When is the tipping point for enterprises to realise they need Big Data?
CBR spoke to Bill Cook, Pivotal President, about the barriers to adoption for Big Data and how the market is shifting to accept adoption.
While businesses have been focusing on the collection of data, the move now is to find ways of implementing that to achieve business benefits.
Some barriers remain such as privacy, security and regulation, but Cook feels that these barriers will be solved in time.
With regards to healthcare and using device information to enhance your life he believes this is going to happen.
"It’s going to happen, it’s inevitable and it is goodness for everyone, you think about the betterment of your health along with taking the cost down from an overhall healthcare infrastructure perspective. The barriers of regulation, security concerns, all of those things, our view is that they will get handled over time."
The shift for large enterprises needs to happen, Cook said that for Pivotal it is about waiting for large enterprises to wake up to how big and important the shift is and about them taking action. While this has happened faster than the company could have predicted it is now about business evolving their company.
"We’ll get some early wins from the applications they build that will start to build on each other, the question is when is that tipping point for when they have to do this inside their enterprise."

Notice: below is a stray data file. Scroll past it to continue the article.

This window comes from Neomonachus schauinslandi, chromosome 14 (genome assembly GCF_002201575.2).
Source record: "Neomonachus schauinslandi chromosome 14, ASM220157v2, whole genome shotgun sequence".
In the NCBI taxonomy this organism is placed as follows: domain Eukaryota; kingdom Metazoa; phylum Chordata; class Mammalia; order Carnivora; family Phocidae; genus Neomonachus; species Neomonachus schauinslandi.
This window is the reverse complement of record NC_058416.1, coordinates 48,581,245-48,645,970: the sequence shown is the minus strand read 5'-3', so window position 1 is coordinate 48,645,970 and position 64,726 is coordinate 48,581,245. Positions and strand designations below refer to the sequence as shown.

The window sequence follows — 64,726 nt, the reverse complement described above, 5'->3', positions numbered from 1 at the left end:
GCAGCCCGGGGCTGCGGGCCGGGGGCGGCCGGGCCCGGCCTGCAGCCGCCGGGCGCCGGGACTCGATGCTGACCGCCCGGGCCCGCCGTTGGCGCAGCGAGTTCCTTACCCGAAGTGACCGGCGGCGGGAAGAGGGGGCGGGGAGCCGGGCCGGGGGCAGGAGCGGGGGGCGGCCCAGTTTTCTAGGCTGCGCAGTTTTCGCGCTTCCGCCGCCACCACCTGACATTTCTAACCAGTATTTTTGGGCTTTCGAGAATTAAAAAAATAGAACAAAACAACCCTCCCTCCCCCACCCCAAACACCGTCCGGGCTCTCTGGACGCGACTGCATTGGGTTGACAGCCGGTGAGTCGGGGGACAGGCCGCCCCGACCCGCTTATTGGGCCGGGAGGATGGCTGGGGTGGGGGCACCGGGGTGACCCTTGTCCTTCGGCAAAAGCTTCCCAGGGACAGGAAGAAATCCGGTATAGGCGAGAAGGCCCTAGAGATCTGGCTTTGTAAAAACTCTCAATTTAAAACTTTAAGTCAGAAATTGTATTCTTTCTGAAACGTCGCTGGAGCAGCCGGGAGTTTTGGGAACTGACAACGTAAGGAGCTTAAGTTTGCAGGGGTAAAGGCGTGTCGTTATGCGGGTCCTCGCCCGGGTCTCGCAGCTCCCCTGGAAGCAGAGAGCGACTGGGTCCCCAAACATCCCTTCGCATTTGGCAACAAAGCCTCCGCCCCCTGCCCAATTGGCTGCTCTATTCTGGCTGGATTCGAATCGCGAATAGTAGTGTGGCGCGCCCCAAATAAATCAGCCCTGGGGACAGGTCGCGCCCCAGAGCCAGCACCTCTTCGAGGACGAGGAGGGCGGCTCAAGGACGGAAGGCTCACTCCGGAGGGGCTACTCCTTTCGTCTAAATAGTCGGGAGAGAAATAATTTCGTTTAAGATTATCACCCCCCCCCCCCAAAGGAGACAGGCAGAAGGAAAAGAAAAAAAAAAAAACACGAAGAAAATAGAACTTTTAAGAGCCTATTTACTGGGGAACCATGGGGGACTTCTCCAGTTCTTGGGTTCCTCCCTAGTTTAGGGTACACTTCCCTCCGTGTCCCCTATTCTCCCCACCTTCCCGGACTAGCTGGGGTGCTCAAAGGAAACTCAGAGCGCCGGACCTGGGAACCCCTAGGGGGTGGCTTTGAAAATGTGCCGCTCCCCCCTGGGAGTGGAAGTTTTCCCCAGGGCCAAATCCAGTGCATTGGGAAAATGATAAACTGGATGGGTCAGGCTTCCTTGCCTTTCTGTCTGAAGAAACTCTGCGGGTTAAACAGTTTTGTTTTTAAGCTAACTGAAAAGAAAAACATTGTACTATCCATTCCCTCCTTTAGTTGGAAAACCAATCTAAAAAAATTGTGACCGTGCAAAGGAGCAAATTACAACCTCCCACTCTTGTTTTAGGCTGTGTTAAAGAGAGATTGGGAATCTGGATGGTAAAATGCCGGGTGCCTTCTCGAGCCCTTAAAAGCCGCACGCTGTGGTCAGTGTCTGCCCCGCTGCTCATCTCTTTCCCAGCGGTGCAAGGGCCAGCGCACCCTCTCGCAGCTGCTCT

"It will come partly driven by competitiveness and partly for their desire to do a better job from a software development and application building perspective."
While he feels that his company is in a good position to ride the wave of adoption, he holds some caution towards the rate of adoption.
"You could argue that if it all hits immediately, that we wouldn’t be ready to handle all of the demand that would come our way. So I think we are just trying to pace that with these lab centres showing up in London, Germany and other countries."
Cloud has removed many of the barriers to starting a company and now worries about the underlying infrastructure are being removed, which helps to free up developers to push applications into quickly achieving goals for clients.
Despite this positive, Cook remains concerned that collaboration is not where it should be.
"The part that we haven’t totally realised yet is how do these companies and different entities with their different value propositions start to cross pollinate and start to share information or data or clients or services across that umbrella."
While he expects this shift to happen, he expects it to be a disruptive one that forces companies to fully understand what their strengths are.
"It’s going to force you to understand what your value proposition is, what is your core competency and how do I make my value proposition encompass broader things that are happening.
"As you start to build common platforms that everyone is leveraging it will open up doors for opportunity but also risk in some sense. Companies will be forced to ask if their data, customer information or the value proposition that I offer meaningfully different from people coming at it from a different direction."